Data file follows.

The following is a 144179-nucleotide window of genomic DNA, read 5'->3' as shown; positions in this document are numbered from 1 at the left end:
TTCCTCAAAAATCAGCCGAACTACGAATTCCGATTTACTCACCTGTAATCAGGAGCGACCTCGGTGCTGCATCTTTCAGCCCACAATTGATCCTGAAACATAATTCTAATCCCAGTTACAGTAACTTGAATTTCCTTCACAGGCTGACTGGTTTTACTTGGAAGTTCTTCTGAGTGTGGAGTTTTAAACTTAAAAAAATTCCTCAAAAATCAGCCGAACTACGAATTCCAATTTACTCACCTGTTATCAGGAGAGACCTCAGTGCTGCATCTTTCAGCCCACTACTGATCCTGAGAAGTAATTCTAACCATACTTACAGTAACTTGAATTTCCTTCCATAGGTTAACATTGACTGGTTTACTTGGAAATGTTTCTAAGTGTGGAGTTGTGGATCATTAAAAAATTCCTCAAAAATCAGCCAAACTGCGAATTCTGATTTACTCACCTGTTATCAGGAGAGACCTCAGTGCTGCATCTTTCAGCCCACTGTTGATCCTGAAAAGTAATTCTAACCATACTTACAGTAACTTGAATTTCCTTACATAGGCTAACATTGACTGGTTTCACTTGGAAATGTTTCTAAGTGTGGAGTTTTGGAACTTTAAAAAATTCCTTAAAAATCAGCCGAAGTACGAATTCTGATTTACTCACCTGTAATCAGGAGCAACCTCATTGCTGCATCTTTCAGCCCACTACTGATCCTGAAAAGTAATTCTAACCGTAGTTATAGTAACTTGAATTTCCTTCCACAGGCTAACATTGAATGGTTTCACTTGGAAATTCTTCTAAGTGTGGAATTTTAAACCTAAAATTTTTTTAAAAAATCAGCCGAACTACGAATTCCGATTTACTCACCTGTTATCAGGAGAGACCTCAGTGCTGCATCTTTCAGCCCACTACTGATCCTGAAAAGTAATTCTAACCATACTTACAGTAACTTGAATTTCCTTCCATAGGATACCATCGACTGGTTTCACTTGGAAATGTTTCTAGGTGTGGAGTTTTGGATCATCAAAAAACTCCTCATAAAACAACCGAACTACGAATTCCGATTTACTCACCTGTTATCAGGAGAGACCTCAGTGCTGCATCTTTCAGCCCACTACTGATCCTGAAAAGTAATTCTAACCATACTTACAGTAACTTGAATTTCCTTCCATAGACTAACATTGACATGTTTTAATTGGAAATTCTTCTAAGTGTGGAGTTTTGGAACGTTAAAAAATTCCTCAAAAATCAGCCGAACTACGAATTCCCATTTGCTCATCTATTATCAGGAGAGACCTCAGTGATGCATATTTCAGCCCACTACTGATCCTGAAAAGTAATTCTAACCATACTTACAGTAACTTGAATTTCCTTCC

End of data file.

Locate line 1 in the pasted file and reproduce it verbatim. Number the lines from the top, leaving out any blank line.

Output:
The following is a 144179-nucleotide window of genomic DNA, read 5'->3' as shown; positions in this document are numbered from 1 at the left end: